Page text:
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Orthopedics: What Happens the Day of Your Surgery

What Will Happen the Day of Your Orthopedic Surgery?

Your safety is our priority!

Our goal is to make you feel safe and secure while you are in our hospital. Every member of our staff is dedicated to:

  • Providing you with a safe, healthy and secure environment.
  • Performing their jobs carefully and competently.
  • Using safe and effective practices and technologies.
  • Responding to your wants and needs in a timely manner.
  • Ensuring timely communications between caregivers and patients by answering questions about your treatment and your health, providing you with specific information about your care and explaining changes about your treatment.


You are expected to come to the hospital 2 ½ hours before your scheduled surgery time. Enter the hospital through the main entrance at 501 East Hampden at the circle drive. Free valet parking is available 8 a.m. - 5 p.m. weekdays, and free parking is available across the street in the South Garage.

Please begin by checking in at the Admissions Department in the lobby. You will need to provide your insurance card and a picture ID. Admissions personnel will instruct you on where to go next in your preparation for surgery.

Pre-Op Holding Area:

The Pre-Op Holding Area is within the surgery area. Because of space restrictions, only one family member may accompany you. Anyone else that is with you will be taken to the surgery waiting room.

In Pre-Op Holding, the nurses will do a nursing physical assessment then scrub the skin over the surgical area and start an intravenous (IV) line in your arm. Blood may be drawn for the last step in preparing blood for possible transfusion. This needs to be done even if you have donated your own blood. You will also meet the anesthesiologist and discuss your anesthesia plan. Medications might be started, including antibiotics. A simple monitor placed on your finger will measure the oxygen in your blood. Finally, the skin over your surgical area may be shaved. A pre-surgical prep will be done with an antibacterial solution.

Operating Room:

The nurse who will be with you during your surgery will come to the Pre-op Holding area to meet you. When everyone is ready, you will be taken to the Operating Room. Now you are in the care of your orthopedic surgeon, the anesthesiologist and the operating room nurses.

Blood Re-Infusion/Salvage

During and immediately after surgery, your physician may utilize a device that collects blood lost during surgery for possible transfusion back to you, if needed. This lowers some of the risk associated with blood transfusions, because it is your own blood. Your physician may utilize this option if a transfusion is necessary.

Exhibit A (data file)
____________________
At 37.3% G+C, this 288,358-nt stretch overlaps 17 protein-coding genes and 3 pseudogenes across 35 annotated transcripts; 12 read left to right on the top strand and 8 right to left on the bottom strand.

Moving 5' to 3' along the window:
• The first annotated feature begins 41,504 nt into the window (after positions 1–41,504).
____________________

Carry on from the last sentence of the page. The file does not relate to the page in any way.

Post Anesthesia Care Unit (PACU):

After your surgery is completed, you will recover in the PACU. The nurses will monitor your condition. You may notice a blood pressure cuff on your arm and a monitor on your finger. Everyone recovers with an oxygen tube positioned under the nose and over the ears - this may feel as if you are wearing glasses. The nurses help you stay warm and comfortable, so please tell them how you are feeling.

You may stay in the PACU for an hour or more, depending on how quickly you wake up and regain feeling. The nurses will monitor you and provide pain medication if you need it. Your family is notified when you are moved from surgery to the PACU, and your surgeon will visit with them to report on the surgery. After you have recovered from the anesthesia, you will then be transferred to your room on the orthopedic floor. Again, your family is informed.

Managing Pain:

Many patients do not anticipate the pain that commonly follows knee replacement surgery and can be surprised and disheartened. This pain is a normal result of invasive surgery and your nurse will work closely with you to provide compassionate care and appropriate pain control.

People experience pain in different ways; therefore, it is important that you give members of your healthcare team feedback on how you rate your pain before and after being medicated. The nurse will ask you to rate your pain on a scale of 0-10. Ten is the worst pain you can imagine, while zero is no pain. Your nurse can assist in providing pain medication or in repositioning your body or equipment to ease stress and pain.

Patients may face increased emotions of worry, doubt, anxiety or fear following surgery. Being patient as you allow your body to adequately recover and asking questions so you can understand what to expect will help ease some of these concerns. A case manager may provide resources if you need additional assistance managing your emotional recovery

Patient Controlled Pain Relief

Managing your pain after surgery is important for your recovery, and there are many options for easing post-operative, acute pain. Our goal at Swedish Medical Center is to work with your physician to develop a pain management plan that effectively controls your pain while, at the same time, minimizes potential side effects.

The most common method to ease post-operative pain is the use of intravenous (IV) narcotics. These can be administered by a registered nurse, or they can be administered via an infusion device where you control the delivery of your medication. This method is called patient-controlled analgesia or PCA. The PCA machine is programmed based on your physician's orders. When you feel discomfort and want pain relief, all you need to do is push the PCA button, and the pain medication will usually begin to take affect within a few minutes.